Stockholm can build dense, green housing: politician
As Stockholm grapples with ways to solve its growing housing shortage, a politician from the nearby municipality of Örebro says the midsize city can serve as an example for how to build more homes but keep green spaces intact.
A recent report from the Stockholm Chamber of Commerce called for the capital to begin building on certain nature reserves in Stockholm County that they say block the construction of sorely needed homes.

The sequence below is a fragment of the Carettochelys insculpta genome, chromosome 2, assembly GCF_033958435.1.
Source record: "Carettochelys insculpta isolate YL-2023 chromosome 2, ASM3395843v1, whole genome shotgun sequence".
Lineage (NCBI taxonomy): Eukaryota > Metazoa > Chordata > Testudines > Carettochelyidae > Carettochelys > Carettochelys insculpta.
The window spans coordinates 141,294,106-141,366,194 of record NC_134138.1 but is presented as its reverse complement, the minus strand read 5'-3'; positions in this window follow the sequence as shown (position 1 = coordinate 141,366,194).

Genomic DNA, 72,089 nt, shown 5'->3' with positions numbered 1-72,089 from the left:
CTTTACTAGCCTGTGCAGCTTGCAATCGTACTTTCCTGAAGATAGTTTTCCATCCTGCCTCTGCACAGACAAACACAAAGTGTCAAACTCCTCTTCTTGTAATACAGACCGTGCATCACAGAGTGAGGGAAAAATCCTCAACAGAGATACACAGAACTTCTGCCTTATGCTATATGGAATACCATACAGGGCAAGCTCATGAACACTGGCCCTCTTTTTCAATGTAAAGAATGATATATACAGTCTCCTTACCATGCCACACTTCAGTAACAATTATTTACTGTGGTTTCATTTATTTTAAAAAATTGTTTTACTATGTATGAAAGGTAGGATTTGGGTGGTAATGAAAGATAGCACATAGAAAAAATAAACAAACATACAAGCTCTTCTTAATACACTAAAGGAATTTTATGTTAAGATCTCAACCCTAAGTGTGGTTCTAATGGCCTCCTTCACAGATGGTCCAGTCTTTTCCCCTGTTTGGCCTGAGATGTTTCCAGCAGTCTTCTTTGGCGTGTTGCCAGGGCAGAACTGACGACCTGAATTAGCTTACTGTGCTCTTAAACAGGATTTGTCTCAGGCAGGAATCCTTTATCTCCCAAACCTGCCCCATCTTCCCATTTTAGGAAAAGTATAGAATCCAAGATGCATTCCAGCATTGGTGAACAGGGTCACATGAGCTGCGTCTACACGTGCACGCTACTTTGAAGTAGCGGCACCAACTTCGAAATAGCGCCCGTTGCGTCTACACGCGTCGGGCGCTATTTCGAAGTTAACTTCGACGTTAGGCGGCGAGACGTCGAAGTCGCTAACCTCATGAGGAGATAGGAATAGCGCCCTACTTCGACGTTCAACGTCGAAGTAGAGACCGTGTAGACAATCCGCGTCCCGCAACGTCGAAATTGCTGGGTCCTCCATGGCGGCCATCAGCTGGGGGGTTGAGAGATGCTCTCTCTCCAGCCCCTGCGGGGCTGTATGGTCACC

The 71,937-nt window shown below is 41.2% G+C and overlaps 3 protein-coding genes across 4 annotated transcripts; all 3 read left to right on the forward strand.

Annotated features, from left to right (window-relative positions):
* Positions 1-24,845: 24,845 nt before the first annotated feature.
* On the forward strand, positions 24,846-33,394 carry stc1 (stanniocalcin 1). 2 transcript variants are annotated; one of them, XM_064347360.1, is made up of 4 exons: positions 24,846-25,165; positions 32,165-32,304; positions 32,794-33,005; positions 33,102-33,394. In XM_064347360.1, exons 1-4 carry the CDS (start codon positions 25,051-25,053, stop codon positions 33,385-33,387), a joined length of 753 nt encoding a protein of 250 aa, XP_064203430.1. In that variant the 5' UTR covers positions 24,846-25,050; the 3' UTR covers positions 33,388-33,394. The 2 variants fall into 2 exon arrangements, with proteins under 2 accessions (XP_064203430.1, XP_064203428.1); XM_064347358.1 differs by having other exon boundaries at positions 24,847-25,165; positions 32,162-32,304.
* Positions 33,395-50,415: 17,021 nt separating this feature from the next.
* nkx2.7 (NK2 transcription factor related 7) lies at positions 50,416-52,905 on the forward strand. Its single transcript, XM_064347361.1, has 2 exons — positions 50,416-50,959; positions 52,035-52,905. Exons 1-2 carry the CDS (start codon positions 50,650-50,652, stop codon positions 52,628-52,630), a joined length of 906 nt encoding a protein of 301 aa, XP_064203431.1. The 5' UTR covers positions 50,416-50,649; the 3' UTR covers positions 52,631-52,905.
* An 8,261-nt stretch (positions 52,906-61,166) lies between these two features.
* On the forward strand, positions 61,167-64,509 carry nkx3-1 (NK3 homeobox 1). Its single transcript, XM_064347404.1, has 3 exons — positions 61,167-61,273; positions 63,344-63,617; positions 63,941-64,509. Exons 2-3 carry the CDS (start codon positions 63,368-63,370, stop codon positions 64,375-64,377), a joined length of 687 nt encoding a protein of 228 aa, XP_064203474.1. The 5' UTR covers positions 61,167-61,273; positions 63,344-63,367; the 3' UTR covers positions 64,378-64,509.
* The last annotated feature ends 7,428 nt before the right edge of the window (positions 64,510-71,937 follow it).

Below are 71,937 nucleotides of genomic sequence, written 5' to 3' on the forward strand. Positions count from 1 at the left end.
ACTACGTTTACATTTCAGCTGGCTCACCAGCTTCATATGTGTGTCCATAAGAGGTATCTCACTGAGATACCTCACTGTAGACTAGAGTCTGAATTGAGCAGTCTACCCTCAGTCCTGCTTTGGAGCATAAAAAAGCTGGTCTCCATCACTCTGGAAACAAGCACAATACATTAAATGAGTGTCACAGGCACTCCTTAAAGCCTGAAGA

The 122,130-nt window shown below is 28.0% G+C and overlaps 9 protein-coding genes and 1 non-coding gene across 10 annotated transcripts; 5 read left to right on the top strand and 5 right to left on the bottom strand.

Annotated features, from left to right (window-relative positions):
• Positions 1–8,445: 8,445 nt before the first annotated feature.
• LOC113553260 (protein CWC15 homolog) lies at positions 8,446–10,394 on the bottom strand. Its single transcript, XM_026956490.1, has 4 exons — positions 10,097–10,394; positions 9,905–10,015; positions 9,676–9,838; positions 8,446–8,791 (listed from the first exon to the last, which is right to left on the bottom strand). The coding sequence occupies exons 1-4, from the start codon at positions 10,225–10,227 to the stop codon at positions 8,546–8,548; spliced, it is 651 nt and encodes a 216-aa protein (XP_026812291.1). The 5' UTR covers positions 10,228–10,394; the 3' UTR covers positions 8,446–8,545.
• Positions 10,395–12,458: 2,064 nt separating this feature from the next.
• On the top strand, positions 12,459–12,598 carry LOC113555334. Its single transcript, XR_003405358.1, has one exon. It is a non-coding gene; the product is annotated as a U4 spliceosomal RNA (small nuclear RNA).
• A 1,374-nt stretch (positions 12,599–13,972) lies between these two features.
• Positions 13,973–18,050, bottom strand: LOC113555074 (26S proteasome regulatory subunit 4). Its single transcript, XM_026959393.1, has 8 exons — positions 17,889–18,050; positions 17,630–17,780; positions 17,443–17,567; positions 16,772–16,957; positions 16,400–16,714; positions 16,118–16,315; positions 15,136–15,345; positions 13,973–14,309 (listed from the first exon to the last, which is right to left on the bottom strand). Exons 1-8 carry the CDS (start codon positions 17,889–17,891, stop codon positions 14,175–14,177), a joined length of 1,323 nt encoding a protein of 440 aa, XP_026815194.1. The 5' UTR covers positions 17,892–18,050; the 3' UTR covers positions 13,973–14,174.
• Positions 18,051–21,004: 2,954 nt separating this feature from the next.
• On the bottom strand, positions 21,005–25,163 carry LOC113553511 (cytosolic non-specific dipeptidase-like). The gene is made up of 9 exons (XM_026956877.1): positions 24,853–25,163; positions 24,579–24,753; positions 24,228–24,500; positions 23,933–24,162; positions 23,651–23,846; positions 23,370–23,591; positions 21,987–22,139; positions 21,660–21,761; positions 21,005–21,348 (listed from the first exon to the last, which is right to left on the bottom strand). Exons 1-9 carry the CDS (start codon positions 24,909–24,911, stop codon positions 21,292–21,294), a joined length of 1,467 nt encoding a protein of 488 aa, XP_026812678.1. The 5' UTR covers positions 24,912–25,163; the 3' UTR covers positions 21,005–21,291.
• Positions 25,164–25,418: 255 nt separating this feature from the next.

But writing in Tuesday's Dagens Nyheter, Björn Sundin, a municipal commission in charge of building issues for the town of Örebro, says Stockholm should aim to strike a healthy balance between adding more housing and keeping parks, forest preserves and other green spaces untouched.
"People tend to want to live near parks and green areas but they still need somewhere to live. So, we need to compromise," Sundin tells Radio Sweden. "We need the green areas and we need the housing and we should be able to do it all at the same time."
Sundin points to Örebro as an example of how Sweden's municipalities can work toward making that goal a reality. He says the city builds housing densely and right up to the borders of green spaces.
Sundin says making nature even more accessible to residential housing can actually increase its value in people's eyes.